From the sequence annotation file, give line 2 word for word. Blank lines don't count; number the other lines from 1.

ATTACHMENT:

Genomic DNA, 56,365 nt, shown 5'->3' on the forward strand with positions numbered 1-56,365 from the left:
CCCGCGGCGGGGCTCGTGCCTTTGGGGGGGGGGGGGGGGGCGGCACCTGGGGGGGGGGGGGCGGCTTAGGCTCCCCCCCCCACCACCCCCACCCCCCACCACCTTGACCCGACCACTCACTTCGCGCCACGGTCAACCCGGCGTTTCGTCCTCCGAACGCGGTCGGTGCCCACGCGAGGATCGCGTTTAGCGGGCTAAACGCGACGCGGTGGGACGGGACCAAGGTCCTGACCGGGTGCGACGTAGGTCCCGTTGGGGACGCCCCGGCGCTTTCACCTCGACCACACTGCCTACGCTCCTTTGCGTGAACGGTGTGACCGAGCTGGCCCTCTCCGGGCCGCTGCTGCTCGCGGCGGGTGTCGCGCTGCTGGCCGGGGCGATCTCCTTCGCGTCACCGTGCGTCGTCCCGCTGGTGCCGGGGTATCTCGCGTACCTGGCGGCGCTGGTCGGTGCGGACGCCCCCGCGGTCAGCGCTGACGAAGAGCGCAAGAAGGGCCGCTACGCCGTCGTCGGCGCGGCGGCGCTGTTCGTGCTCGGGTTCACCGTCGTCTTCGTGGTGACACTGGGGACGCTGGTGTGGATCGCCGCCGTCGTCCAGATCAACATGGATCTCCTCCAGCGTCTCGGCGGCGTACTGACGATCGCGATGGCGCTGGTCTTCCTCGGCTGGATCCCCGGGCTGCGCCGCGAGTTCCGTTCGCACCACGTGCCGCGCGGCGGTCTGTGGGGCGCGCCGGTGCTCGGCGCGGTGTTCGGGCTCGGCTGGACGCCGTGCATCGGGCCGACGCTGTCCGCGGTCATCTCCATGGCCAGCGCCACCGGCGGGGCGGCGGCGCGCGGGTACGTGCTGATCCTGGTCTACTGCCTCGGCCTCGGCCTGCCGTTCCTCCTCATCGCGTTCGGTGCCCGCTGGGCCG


CCCGCGGCGGGGCTCGTGCCTTTGGGGGGGGGGGGGGGGGCGGCACCTGGGGGGGGGGGGGCGGCTTAGGCTCCCCCCCCCACCACCCCCACCCCCCACCACCTTGACCCGACCACTCACTTCGCGCCACGGTCAACCCGGCGTTTCGTCCTCCGAACGCGGTCGGTGCCCACGCGAGGATCGCGTTTAGCGGGCTAAACGCGACGCGGTGGGACGGGACCAAGGTCCTGACCGGGTGCGACGTAGGTCCCGTTGGGGACGCCCCGGCGCTTTCACCTCGACCACACTGCCTACGCTCCTTTGCGTGAACGGTGTGACCGAGCTGGCCCTCTCCGGGCCGCTGCTGCTCGCGGCGGGTGTCGCGCTGCTGGCCGGGGCGATCTCCTTCGCGTCACCGTGCGTCGTCCCGCTGGTGCCGGGGTATCTCGCGTACCTGGCGGCGCTGGTCGGTGCGGACGCCCCCGCGGTCAGCGCTGACGAAGAGCGCAAGAAGGGCCGCTACGCCGTCGTCGGCGCGGCGGCGCTGTTCGTGCTCGGGTTCACCGTCGTCTTCGTGGTGACACTGGGGACGCTGGTGTGGATCGCCGCCGTCGTCCAGATCAACATGGATCTCCTCCAGCGTCTCGGCGGCGTACTGACGATCGCGATGGCGCTGGTCTTCCTCGGCTGGATCCCCGGGCTGCGCCGCGAGTTCCGTTCGCACCACGTGCCGCGCGGCGGTCTGTGGGGCGCGCCGGTGCTCGGCGCGGTGTTCGGGCTCGGCTGGACGCCGTGCATCGGGCCGACGCTGTCCGCGGTCATCTCCATGGCCAGCGCCACCGGCGGGGCGGCGGCGCGCGGGTACGTGCTGATCCTGGTCTACTGCCTCGGCCTCGGCCTGCCGTTCCTCCTCATCGCGTTCGGTGCCCGCTGGGCCG